Congress Asked to Approve $100 Million Military Package for Pakistan
The U.S. Defense Security Cooperation Agency notified Congress Tuesday of plans to sell the government of Pakistan a C-130 Fleet Upgrade Program package, plus associated equipment, parts, training, and logistical support valued at $100 million in total.
Specifically, the package includes upgrades to the avionics, engine management software and mechanical parts, cargo delivery system, and outer wing sets on six Pakistani C-130 transport planes. Also included in the sale will be spare parts, necessary support equipment, publications and technical documentation, and personnel training and training equipment, plus logistics support. The primary contractor on this sale has not yet been chosen, but the C-130s were originally built by Lockheed Martin . A bidding process will be opened to choose the primary contractor.
Pakistan's air force includes a total of five C-130B and eleven C-130E aircraft. No mention of upgrades to the remaining 10 aircraft was made in the announcement, nor did DSCA clarify which specific models of C-130 would be getting the upgrades.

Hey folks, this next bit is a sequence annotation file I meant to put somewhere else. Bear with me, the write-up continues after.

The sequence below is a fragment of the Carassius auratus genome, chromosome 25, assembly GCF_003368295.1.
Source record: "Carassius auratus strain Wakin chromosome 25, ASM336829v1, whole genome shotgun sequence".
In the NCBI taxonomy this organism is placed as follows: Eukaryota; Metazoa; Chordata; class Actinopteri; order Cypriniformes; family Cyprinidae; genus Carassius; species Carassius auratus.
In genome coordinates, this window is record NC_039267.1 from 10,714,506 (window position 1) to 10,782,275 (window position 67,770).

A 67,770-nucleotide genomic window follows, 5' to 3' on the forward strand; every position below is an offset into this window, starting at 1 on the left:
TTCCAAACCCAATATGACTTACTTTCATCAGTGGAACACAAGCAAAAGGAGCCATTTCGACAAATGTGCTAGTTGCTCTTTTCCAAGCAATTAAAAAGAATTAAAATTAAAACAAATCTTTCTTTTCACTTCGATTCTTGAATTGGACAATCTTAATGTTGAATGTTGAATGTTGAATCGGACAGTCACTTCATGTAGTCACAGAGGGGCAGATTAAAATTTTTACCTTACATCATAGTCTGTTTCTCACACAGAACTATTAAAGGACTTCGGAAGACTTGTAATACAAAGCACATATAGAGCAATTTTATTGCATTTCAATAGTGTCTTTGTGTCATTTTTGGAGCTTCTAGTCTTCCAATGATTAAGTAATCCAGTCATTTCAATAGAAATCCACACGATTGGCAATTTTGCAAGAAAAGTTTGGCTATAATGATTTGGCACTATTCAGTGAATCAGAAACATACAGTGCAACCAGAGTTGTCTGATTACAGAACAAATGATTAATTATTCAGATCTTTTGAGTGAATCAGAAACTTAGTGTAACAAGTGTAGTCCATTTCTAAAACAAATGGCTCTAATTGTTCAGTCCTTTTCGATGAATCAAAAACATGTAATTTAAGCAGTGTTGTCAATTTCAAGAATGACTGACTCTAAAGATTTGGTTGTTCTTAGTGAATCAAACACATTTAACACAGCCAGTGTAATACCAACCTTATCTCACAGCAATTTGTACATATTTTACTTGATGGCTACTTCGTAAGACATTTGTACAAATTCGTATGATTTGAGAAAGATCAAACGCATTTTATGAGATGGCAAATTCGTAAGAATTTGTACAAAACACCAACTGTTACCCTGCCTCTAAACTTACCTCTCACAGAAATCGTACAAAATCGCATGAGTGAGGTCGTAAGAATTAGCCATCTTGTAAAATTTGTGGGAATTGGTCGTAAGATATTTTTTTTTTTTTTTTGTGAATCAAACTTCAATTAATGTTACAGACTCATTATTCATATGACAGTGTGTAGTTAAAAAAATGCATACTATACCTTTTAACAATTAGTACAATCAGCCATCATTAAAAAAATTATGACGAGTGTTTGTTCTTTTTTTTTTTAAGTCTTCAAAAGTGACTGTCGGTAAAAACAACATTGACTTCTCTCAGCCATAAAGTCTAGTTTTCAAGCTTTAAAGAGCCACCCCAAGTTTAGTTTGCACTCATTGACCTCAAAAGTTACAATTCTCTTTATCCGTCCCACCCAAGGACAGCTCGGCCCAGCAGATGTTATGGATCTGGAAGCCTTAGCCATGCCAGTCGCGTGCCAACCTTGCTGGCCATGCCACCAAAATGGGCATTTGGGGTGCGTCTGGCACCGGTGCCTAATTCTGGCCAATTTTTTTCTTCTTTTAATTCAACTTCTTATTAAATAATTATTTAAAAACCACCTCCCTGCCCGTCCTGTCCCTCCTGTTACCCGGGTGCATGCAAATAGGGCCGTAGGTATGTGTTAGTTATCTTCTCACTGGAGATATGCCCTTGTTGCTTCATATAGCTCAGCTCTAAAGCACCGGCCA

Explaining the sale to Congress, DSCA noted that Pakistan's planes are "facing airworthiness and obsolescence issues, and will require upgrades and repairs for continued operation and effectiveness. The proposed modernization of the C-130 fleet should ensure continued viability for an additional 10-15 years." DSCA added that this modernization is desirable to "improve the security of a Major Non-NATO ally which has been, and continues to be, an important force for regional stability and U.S. national security goals in the region."
According to DSCA, "there will be no adverse impact on U.S. defense readiness as a result of this proposed sale." Nor will the sale "alter the basic military balance in the region."
The article Congress Asked to Approve $100 Million Military Package for Pakistan originally appeared on Fool.com.Rich Smith has no position in any stocks mentioned. The Motley Fool owns shares of Lockheed Martin. Try any of our Foolish newsletter services free for 30 days. We Fools don't all hold the same opinions, but we all believe that considering a diverse range of insights makes us better investors. The Motley Fool has a disclosure policy.
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